Thanks for all doing that for us.

    • I have not had any such problem. As you can see, mostly 80% of my shots were done in Manual Focus. If the peaking was off, they would not be in focus. But just because my camera was fine does not mean another had an issue, just saying mine worked as most focus peaking cameras do.

      • When it comes to nailing manual focus with Sony focus peaking there still quite much technique involved. Are you maybe using focus magnification too? When shooting MF glass stopped down a bit the peaking may give too much “color” even when the focus is not quite perfect yet. Based on what Chris Gambat wrote a long time Nex user gets a bit of impression that he is not quite in terms of how to get best out of Sony MF.

  26. Hi Steve, thanks for your samples. I understand that this camera and the lenses you got make you open up the aperture but I’d really love to see some small-aperture test on the a7r which claims to have ‘diffraction reduction’ technology. If that really worked as the name implies, it would be a breakthrough in photography. I am still skeptical though.

  27. Yeah, personally I love the lighting and I don’t see it as non-flattering. Personally I like the look of these photos even untouched. Lots of character and the people look “real” there is always PhotoShop if you want…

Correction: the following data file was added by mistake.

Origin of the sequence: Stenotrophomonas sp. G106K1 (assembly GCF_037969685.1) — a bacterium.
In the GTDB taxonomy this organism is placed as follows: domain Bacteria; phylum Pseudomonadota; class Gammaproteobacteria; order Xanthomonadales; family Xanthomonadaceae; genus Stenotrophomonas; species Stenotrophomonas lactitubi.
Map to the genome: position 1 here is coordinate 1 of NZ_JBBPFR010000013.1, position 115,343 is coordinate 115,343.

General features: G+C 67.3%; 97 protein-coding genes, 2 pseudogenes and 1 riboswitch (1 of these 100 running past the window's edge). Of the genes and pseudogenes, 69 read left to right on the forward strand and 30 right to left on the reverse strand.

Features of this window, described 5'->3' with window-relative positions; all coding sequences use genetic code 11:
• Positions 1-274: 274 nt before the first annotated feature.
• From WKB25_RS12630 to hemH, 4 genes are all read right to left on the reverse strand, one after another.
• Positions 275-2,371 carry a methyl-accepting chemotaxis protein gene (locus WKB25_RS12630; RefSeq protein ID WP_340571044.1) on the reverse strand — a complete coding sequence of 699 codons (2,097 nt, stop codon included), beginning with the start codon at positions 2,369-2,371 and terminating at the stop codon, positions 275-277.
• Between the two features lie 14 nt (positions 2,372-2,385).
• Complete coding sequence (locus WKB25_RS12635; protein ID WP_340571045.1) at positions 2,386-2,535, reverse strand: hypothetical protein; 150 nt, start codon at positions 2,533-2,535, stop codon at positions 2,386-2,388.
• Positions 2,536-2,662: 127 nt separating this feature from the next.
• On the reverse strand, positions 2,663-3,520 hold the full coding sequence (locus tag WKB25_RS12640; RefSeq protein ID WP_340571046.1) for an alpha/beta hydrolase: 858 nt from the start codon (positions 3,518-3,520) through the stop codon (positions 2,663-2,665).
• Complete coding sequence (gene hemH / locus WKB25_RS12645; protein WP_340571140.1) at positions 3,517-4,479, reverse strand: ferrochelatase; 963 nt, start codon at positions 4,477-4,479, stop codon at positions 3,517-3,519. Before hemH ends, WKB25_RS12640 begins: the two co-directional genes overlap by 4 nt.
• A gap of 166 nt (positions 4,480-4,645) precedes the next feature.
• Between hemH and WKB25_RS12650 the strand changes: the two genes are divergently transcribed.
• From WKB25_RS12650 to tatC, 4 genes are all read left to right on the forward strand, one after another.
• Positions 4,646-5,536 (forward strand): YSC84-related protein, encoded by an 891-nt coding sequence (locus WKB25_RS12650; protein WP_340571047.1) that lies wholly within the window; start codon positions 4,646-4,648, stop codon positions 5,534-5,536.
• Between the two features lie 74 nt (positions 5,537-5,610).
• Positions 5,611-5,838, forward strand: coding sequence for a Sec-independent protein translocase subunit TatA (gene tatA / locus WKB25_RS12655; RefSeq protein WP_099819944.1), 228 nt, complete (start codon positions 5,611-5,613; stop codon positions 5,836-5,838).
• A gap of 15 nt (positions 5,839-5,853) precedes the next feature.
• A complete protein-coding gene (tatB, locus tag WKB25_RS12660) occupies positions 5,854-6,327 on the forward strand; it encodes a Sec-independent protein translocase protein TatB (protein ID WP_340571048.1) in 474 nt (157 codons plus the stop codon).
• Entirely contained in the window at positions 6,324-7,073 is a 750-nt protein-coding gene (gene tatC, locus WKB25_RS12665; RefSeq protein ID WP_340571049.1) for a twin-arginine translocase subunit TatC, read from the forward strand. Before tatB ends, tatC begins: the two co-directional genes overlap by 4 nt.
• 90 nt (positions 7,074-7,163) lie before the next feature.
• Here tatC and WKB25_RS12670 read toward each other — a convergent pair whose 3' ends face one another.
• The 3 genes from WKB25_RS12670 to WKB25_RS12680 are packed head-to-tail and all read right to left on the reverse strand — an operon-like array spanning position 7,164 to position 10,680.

28. It is pretty clear the 35mm Biogon is a warm, rich moving lens that seems to like the A7 and produced some really great color tones and IQ in this series.

    The Sony 55mm clearly falls behind in this series and has some odd magenta cast to it and kinda a too sharp graininess that was unflattering to the model’s face.

    The Zeiss Otus is more neutral with a nice 3D look but still has a too digital look to me in this series.

    Of course the 35mm Biogon standing above these other two lenses is expected as the 35mm biogon is one of the few greatest lenses ever made for film rangefinder.

    I would definitely like to see more with the 35mm Biogon and the A7.

  29. Steve:

    Thanks for providing all the great information and details.

    It is apparent that the pancake 12, 15 and 21 mm all have issues (reported by you and other sites). It will be good if you can test the Voigtlander 21 mm f1.8 and/or the Zeiss Distagon 21 mm f2.8. It will be good to see if the newer this 21 mm Ultron or the Distagon 21 mm (Canon or Nikon mount) has these same issues. I suspect they will have less issues.

    thanks, Bigtree.

  30. Okay, snap question: Specifically for the kind of low-light reportage style photos Steve has been doing so well here, which would you pick: an A7(r), or a Fuji X camera?

    Based on Steve’s results, the A7 twins plus a wide-aperture lens look like a great low light/high ISO combo. But the Fujis also are known for good high-ISO performance, and they’ve got a lot of nice wide-aperture lenses in their lineup (and via adapters.)